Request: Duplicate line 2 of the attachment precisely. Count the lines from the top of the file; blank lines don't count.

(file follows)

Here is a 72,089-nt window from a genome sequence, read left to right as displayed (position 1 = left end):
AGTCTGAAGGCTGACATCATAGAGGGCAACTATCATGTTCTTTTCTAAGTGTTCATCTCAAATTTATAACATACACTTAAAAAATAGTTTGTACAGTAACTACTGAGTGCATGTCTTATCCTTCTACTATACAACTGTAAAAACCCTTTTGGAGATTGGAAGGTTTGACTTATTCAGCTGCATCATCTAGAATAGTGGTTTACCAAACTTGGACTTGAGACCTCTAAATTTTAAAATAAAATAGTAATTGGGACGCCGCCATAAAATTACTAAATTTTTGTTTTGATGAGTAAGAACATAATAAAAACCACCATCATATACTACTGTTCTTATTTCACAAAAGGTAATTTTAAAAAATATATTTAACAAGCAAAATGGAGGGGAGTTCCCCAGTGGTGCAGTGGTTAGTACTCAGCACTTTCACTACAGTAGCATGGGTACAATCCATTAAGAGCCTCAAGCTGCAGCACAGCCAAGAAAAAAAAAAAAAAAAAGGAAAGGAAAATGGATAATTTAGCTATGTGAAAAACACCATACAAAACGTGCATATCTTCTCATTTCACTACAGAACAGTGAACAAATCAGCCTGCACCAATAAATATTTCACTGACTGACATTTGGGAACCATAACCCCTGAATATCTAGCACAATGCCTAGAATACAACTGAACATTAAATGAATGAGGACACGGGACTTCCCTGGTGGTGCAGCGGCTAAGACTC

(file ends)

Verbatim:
AGTCTGAAGGCTGACATCATAGAGGGCAACTATCATGTTCTTTTCTAAGTGTTCATCTCAAATTTATAACATACACTTAAAAAATAGTTTGTACAGTAACTACTGAGTGCATGTCTTATCCTTCTACTATACAACTGTAAAAACCCTTTTGGAGATTGGAAGGTTTGACTTATTCAGCTGCATCATCTAGAATAGTGGTTTACCAAACTTGGACTTGAGACCTCTAAATTTTAAAATAAAATAGTAATTGGGACGCCGCCATAAAATTACTAAATTTTTGTTTTGATGAGTAAGAACATAATAAAAACCACCATCATATACTACTGTTCTTATTTCACAAAAGGTAATTTTAAAAAATATATTTAACAAGCAAAATGGAGGGGAGTTCCCCAGTGGTGCAGTGGTTAGTACTCAGCACTTTCACTACAGTAGCATGGGTACAATCCATTAAGAGCCTCAAGCTGCAGCACAGCCAAGAAAAAAAAAAAAAAAAAGGAAAGGAAAATGGATAATTTAGCTATGTGAAAAACACCATACAAAACGTGCATATCTTCTCATTTCACTACAGAACAGTGAACAAATCAGCCTGCACCAATAAATATTTCACTGACTGACATTTGGGAACCATAACCCCTGAATATCTAGCACAATGCCTAGAATACAACTGAACATTAAATGAATGAGGACACGGGACTTCCCTGGTGGTGCAGCGGCTAAGACTC